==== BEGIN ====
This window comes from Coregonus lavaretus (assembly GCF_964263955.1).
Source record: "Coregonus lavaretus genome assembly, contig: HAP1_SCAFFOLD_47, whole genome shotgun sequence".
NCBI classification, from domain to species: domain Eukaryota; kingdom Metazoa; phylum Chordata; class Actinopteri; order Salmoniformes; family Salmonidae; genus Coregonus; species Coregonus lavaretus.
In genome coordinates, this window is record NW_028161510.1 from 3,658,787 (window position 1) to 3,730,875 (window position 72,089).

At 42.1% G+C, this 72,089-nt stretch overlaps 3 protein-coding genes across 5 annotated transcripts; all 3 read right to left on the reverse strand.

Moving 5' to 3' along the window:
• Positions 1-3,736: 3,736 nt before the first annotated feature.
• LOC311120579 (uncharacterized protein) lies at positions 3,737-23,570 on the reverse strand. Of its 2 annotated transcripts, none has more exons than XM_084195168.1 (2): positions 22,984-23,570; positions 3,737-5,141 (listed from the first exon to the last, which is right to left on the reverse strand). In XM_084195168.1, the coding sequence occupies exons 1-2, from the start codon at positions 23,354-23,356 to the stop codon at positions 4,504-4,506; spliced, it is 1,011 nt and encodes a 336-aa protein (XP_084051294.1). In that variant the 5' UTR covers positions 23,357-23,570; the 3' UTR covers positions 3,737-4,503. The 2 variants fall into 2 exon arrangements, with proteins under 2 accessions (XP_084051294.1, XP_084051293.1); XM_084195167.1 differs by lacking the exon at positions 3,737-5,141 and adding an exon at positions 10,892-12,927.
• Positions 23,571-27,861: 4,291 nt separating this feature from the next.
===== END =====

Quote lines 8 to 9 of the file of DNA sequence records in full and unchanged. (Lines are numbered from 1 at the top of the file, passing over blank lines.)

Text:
• LOC311120579 (uncharacterized protein) lies at positions 3,737-23,570 on the reverse strand. Of its 2 annotated transcripts, none has more exons than XM_084195168.1 (2): positions 22,984-23,570; positions 3,737-5,141 (listed from the first exon to the last, which is right to left on the reverse strand). In XM_084195168.1, the coding sequence occupies exons 1-2, from the start codon at positions 23,354-23,356 to the stop codon at positions 4,504-4,506; spliced, it is 1,011 nt and encodes a 336-aa protein (XP_084051294.1). In that variant the 5' UTR covers positions 23,357-23,570; the 3' UTR covers positions 3,737-4,503. The 2 variants fall into 2 exon arrangements, with proteins under 2 accessions (XP_084051294.1, XP_084051293.1); XM_084195167.1 differs by lacking the exon at positions 3,737-5,141 and adding an exon at positions 10,892-12,927.
• Positions 23,571-27,861: 4,291 nt separating this feature from the next.